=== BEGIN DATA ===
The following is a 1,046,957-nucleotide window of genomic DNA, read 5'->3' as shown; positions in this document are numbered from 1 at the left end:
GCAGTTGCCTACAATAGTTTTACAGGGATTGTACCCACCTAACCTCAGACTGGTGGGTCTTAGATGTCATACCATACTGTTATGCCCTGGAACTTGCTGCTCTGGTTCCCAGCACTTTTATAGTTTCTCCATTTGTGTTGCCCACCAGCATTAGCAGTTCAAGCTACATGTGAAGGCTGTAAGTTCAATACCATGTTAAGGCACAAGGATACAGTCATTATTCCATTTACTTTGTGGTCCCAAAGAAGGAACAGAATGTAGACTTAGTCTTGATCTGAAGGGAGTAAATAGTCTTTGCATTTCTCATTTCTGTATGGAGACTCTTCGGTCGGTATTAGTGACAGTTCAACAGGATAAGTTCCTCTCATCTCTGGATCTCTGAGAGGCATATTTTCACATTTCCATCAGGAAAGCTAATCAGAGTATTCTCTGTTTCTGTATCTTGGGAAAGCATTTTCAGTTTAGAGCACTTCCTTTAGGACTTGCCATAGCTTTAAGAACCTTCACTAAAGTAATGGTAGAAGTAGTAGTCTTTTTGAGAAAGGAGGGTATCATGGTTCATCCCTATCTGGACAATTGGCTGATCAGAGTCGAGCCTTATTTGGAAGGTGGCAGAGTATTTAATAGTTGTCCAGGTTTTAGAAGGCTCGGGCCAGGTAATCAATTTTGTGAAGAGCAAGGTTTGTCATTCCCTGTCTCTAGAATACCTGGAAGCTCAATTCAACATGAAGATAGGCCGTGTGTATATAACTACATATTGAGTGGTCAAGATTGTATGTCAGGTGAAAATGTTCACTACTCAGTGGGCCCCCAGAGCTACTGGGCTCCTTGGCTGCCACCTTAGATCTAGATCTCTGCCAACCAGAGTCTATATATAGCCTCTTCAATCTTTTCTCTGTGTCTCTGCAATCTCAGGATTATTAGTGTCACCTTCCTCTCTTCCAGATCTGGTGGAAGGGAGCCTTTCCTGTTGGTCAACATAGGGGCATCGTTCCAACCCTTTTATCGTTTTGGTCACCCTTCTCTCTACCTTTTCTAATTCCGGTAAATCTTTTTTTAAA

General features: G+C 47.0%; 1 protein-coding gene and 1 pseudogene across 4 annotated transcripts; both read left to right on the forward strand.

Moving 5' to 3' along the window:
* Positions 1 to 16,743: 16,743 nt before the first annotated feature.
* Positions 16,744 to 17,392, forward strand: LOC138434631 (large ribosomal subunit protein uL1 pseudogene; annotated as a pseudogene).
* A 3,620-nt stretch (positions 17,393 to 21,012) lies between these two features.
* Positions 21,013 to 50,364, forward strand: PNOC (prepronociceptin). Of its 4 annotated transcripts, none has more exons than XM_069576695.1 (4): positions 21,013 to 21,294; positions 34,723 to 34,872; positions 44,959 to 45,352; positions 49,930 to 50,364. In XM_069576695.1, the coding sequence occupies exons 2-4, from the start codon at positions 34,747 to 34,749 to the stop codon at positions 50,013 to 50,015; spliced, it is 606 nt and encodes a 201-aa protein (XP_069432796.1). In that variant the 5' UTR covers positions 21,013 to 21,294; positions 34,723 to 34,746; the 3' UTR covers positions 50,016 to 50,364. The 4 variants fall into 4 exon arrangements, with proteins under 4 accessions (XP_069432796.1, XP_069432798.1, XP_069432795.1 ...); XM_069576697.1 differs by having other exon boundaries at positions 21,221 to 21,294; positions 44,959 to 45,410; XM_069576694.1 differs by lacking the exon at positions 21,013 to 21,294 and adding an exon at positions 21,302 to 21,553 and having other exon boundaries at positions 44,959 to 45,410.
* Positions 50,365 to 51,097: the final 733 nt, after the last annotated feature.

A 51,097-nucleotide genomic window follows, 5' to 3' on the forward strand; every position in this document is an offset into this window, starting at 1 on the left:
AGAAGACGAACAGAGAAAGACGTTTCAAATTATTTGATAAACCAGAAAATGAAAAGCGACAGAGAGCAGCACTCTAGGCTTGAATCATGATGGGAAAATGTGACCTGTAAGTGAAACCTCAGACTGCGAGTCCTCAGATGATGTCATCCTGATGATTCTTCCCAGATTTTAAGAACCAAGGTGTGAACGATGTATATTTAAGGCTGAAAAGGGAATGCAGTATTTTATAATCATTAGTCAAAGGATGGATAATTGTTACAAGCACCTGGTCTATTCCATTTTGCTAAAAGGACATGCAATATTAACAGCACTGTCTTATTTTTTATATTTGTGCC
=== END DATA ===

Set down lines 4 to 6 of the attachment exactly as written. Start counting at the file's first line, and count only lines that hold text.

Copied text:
Moving 5' to 3' along the window:
* Positions 1 to 16,743: 16,743 nt before the first annotated feature.
* Positions 16,744 to 17,392, forward strand: LOC138434631 (large ribosomal subunit protein uL1 pseudogene; annotated as a pseudogene).